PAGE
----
According to the United States Census Bureau, the city has a total area of 10.22 square miles (26.47 km²), all of it land. Bluffdale is predominately located in Salt Lake County, though a portion of the city is located in Utah County. Bluffdale shares city borders with Herriman to the west, Riverton to the north, Draper to the east, and Lehi to the south.

Demographics[edit]

Historical population
Census Pop.
1980 1,300
1990 2,152 65.5%
2000 4,700 118.4%
2010 7,598 61.7%
Est. 2012 7,975 5.0%
U.S. Decennial Census

Bluffdale is part of the Salt Lake City, Utah Metropolitan Statistical Area.

As of the census[2] of 2000, there were 4,700 people, 1,112 households, and 1,028 families residing in the city. The population density was 286.0 people per square mile (110.4/km²). There were 1,141 housing units at an average density of 69.4 per square mile (26.8/km²). The racial makeup of the city was 96.96% White, 0.23% African American, 0.28% Native American, 0.23% Asian, 0.26% Pacific Islander, 1.19% from other races, and 0.85% from two or more races. Hispanic or Latino of any race were 3.34% of the population.

There were 1,112 households out of which 61.0% had children under the age of 18 living with them, 86.1% were married couples living together, 3.9% had a female householder with no husband present, and 7.5% were non-families. 5.5% of all households were made up of individuals and 2.5% had someone living alone who was 65 years of age or older. The average household size was 4.23 and the average family size was 4.39.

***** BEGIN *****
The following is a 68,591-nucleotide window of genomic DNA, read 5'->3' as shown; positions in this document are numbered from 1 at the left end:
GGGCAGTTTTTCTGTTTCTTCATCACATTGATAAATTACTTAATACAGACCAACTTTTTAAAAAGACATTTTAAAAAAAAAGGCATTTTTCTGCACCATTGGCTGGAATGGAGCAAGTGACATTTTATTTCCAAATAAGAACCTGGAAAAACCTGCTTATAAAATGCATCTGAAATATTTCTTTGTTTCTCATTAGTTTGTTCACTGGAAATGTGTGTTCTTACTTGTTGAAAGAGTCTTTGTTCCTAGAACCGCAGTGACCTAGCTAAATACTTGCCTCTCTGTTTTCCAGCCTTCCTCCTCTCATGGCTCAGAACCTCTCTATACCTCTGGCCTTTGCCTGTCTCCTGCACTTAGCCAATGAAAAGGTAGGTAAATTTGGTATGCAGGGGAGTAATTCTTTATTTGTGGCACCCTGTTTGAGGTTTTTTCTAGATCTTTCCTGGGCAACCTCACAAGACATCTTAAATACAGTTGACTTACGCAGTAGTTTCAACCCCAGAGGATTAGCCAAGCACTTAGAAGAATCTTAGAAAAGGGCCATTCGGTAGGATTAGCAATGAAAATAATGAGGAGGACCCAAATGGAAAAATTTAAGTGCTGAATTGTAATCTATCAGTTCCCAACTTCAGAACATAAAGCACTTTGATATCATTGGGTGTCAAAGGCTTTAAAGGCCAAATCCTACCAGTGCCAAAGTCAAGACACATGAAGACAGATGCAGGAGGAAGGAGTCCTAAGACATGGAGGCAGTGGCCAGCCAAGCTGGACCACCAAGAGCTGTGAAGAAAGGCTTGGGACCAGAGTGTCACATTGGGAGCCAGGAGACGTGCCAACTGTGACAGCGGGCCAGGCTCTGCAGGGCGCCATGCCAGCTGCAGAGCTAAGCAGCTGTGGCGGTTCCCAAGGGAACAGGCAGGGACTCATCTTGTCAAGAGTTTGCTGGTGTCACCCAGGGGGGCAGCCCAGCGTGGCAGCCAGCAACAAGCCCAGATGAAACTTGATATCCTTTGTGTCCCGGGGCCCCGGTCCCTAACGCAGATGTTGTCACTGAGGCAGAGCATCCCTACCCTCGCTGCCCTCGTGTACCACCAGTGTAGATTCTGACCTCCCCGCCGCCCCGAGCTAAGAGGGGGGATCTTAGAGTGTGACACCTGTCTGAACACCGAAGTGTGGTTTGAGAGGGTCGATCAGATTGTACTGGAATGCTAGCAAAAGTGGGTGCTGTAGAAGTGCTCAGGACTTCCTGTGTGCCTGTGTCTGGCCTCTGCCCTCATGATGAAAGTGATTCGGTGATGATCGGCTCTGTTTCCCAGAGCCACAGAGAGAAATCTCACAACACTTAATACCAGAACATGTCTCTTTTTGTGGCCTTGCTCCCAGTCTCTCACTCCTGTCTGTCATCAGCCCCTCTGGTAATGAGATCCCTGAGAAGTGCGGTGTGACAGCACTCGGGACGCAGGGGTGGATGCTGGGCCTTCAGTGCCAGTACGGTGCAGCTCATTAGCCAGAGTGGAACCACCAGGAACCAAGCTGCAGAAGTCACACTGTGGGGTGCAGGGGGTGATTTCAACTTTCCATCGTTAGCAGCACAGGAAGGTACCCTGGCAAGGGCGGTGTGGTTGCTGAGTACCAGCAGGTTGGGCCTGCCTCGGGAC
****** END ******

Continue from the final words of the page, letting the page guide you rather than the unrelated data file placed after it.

In the city the population was spread out with 41.3% under the age of 18, 10.1% from 18 to 24, 27.8% from 25 to 44, 16.2% from 45 to 64, and 4.6% who were 65 years of age or older. The median age was 23 years. For every 100 females there were 101.6 males. For every 100 females age 18 and over, there were 102.7 males.

The median income for a household in the city was US$66,615, and the median income for a family was $66,910. Males had a median income of $50,136 versus $23,469 for females. The per capita income for the city was $17,813. None of the families and 0.2% of the population were living below the poverty line, including no under eighteens and none of those over 64.

Economy[edit]

Camp Williams is located in Bluffdale.

Utah Data Center[edit]

Main article: Utah Data Center

The Utah Data Center, also known as the Intelligence Community Comprehensive National Cybersecurity Initiative Data Center,[7] is a data storage facility for the United States Intelligence Community that is designed to be a primary storage resource capable of storing data on the scale of yottabytes (1 yottabyte = 1 trillion terabytes, or 1 quadrillion gigabytes).[8][9] Its purpose – as the name implies – is to support the Comprehensive National Cybersecurity Initiative (CNCI), though its precise mission is secret.[10] The National Security Agency (NSA), which will lead operations at the facility, is the executive agent for the Director of National Intelligence.[11] It is located at Camp Williams.